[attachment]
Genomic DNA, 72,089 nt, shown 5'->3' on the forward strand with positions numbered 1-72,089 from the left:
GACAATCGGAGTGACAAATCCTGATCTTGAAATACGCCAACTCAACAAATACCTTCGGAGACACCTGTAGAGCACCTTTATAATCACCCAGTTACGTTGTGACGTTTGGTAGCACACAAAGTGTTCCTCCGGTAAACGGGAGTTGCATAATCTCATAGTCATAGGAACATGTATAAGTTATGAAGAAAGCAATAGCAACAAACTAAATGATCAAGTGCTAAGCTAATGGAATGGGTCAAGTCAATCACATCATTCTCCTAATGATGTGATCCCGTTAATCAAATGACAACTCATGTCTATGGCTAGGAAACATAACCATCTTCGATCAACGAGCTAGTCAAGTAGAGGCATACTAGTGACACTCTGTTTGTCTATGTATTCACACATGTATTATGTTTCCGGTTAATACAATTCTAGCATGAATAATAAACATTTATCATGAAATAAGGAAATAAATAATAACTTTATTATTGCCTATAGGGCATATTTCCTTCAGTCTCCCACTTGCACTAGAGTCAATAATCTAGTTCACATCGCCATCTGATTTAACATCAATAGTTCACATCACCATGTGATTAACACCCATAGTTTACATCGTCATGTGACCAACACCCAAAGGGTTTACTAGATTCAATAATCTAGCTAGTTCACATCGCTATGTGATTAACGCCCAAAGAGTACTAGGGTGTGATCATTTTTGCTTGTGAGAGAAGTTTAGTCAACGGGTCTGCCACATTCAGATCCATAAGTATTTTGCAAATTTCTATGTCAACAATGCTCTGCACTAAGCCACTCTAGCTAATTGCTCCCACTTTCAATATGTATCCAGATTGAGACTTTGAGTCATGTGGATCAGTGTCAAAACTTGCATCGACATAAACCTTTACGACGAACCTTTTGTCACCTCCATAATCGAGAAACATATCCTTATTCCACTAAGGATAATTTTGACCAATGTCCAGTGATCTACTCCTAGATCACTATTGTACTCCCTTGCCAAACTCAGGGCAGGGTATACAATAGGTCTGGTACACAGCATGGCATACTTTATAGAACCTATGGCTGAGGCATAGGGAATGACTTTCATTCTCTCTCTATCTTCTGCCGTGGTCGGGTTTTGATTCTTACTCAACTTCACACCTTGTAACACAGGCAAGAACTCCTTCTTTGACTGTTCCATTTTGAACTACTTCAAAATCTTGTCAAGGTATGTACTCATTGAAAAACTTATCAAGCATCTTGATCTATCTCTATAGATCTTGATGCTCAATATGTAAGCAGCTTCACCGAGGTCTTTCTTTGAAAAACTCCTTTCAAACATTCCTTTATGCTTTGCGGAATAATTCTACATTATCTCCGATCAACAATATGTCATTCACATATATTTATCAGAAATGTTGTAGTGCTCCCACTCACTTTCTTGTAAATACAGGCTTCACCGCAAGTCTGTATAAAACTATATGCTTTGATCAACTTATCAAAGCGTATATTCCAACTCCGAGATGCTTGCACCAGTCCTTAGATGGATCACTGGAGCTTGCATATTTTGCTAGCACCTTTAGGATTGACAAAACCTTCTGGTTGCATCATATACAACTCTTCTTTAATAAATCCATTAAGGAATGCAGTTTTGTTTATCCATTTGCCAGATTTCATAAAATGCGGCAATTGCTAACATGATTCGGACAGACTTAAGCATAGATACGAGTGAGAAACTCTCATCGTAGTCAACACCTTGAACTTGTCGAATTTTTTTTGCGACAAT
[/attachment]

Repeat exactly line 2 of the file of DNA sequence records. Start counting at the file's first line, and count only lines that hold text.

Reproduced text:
GACAATCGGAGTGACAAATCCTGATCTTGAAATACGCCAACTCAACAAATACCTTCGGAGACACCTGTAGAGCACCTTTATAATCACCCAGTTACGTTGTGACGTTTGGTAGCACACAAAGTGTTCCTCCGGTAAACGGGAGTTGCATAATCTCATAGTCATAGGAACATGTATAAGTTATGAAGAAAGCAATAGCAACAAACTAAATGATCAAGTGCTAAGCTAATGGAATGGGTCAAGTCAATCACATCATTCTCCTAATGATGTGATCCCGTTAATCAAATGACAACTCATGTCTATGGCTAGGAAACATAACCATCTTCGATCAACGAGCTAGTCAAGTAGAGGCATACTAGTGACACTCTGTTTGTCTATGTATTCACACATGTATTATGTTTCCGGTTAATACAATTCTAGCATGAATAATAAACATTTATCATGAAATAAGGAAATAAATAATAACTTTATTATTGCCTATAGGGCATATTTCCTTCAGTCTCCCACTTGCACTAGAGTCAATAATCTAGTTCACATCGCCATCTGATTTAACATCAATAGTTCACATCACCATGTGATTAACACCCATAGTTTACATCGTCATGTGACCAACACCCAAAGGGTTTACTAGATTCAATAATCTAGCTAGTTCACATCGCTATGTGATTAACGCCCAAAGAGTACTAGGGTGTGATCATTTTTGCTTGTGAGAGAAGTTTAGTCAACGGGTCTGCCACATTCAGATCCATAAGTATTTTGCAAATTTCTATGTCAACAATGCTCTGCACTAAGCCACTCTAGCTAATTGCTCCCACTTTCAATATGTATCCAGATTGAGACTTTGAGTCATGTGGATCAGTGTCAAAACTTGCATCGACATAAACCTTTACGACGAACCTTTTGTCACCTCCATAATCGAGAAACATATCCTTATTCCACTAAGGATAATTTTGACCAATGTCCAGTGATCTACTCCTAGATCACTATTGTACTCCCTTGCCAAACTCAGGGCAGGGTATACAATAGGTCTGGTACACAGCATGGCATACTTTATAGAACCTATGGCTGAGGCATAGGGAATGACTTTCATTCTCTCTCTATCTTCTGCCGTGGTCGGGTTTTGATTCTTACTCAACTTCACACCTTGTAACACAGGCAAGAACTCCTTCTTTGACTGTTCCATTTTGAACTACTTCAAAATCTTGTCAAGGTATGTACTCATTGAAAAACTTATCAAGCATCTTGATCTATCTCTATAGATCTTGATGCTCAATATGTAAGCAGCTTCACCGAGGTCTTTCTTTGAAAAACTCCTTTCAAACATTCCTTTATGCTTTGCGGAATAATTCTACATTATCTCCGATCAACAATATGTCATTCACATATATTTATCAGAAATGTTGTAGTGCTCCCACTCACTTTCTTGTAAATACAGGCTTCACCGCAAGTCTGTATAAAACTATATGCTTTGATCAACTTATCAAAGCGTATATTCCAACTCCGAGATGCTTGCACCAGTCCTTAGATGGATCACTGGAGCTTGCATATTTTGCTAGCACCTTTAGGATTGACAAAACCTTCTGGTTGCATCATATACAACTCTTCTTTAATAAATCCATTAAGGAATGCAGTTTTGTTTATCCATTTGCCAGATTTCATAAAATGCGGCAATTGCTAACATGATTCGGACAGACTTAAGCATAGATACGAGTGAGAAACTCTCATCGTAGTCAACACCTTGAACTTGTCGAATTTTTTTTGCGACAAT